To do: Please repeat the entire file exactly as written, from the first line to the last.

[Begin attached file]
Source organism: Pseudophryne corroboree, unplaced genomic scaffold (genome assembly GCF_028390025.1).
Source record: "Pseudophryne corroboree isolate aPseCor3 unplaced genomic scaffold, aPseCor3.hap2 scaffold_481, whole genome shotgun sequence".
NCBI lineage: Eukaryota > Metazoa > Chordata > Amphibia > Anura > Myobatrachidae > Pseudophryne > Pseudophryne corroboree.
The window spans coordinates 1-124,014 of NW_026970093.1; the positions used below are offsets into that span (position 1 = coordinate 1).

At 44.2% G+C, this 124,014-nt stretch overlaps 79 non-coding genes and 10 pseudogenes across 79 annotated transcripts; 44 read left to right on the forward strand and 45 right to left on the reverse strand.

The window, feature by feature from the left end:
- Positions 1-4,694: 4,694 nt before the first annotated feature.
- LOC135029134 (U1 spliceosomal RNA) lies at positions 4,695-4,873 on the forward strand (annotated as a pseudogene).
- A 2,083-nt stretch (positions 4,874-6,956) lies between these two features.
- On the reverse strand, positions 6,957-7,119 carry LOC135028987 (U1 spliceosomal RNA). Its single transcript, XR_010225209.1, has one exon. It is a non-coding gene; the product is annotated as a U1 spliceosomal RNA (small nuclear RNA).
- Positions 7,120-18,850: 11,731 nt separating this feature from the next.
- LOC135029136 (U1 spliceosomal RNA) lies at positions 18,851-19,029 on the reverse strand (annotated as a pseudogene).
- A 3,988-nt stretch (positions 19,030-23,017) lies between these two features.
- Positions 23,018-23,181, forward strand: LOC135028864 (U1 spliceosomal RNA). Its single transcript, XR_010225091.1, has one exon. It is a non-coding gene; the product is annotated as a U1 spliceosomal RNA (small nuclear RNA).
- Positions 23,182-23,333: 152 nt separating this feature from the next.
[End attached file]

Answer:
Source organism: Pseudophryne corroboree, unplaced genomic scaffold (genome assembly GCF_028390025.1).
Source record: "Pseudophryne corroboree isolate aPseCor3 unplaced genomic scaffold, aPseCor3.hap2 scaffold_481, whole genome shotgun sequence".
NCBI lineage: Eukaryota > Metazoa > Chordata > Amphibia > Anura > Myobatrachidae > Pseudophryne > Pseudophryne corroboree.
The window spans coordinates 1-124,014 of NW_026970093.1; the positions used below are offsets into that span (position 1 = coordinate 1).

At 44.2% G+C, this 124,014-nt stretch overlaps 79 non-coding genes and 10 pseudogenes across 79 annotated transcripts; 44 read left to right on the forward strand and 45 right to left on the reverse strand.

The window, feature by feature from the left end:
- Positions 1-4,694: 4,694 nt before the first annotated feature.
- LOC135029134 (U1 spliceosomal RNA) lies at positions 4,695-4,873 on the forward strand (annotated as a pseudogene).
- A 2,083-nt stretch (positions 4,874-6,956) lies between these two features.
- On the reverse strand, positions 6,957-7,119 carry LOC135028987 (U1 spliceosomal RNA). Its single transcript, XR_010225209.1, has one exon. It is a non-coding gene; the product is annotated as a U1 spliceosomal RNA (small nuclear RNA).
- Positions 7,120-18,850: 11,731 nt separating this feature from the next.
- LOC135029136 (U1 spliceosomal RNA) lies at positions 18,851-19,029 on the reverse strand (annotated as a pseudogene).
- A 3,988-nt stretch (positions 19,030-23,017) lies between these two features.
- Positions 23,018-23,181, forward strand: LOC135028864 (U1 spliceosomal RNA). Its single transcript, XR_010225091.1, has one exon. It is a non-coding gene; the product is annotated as a U1 spliceosomal RNA (small nuclear RNA).
- Positions 23,182-23,333: 152 nt separating this feature from the next.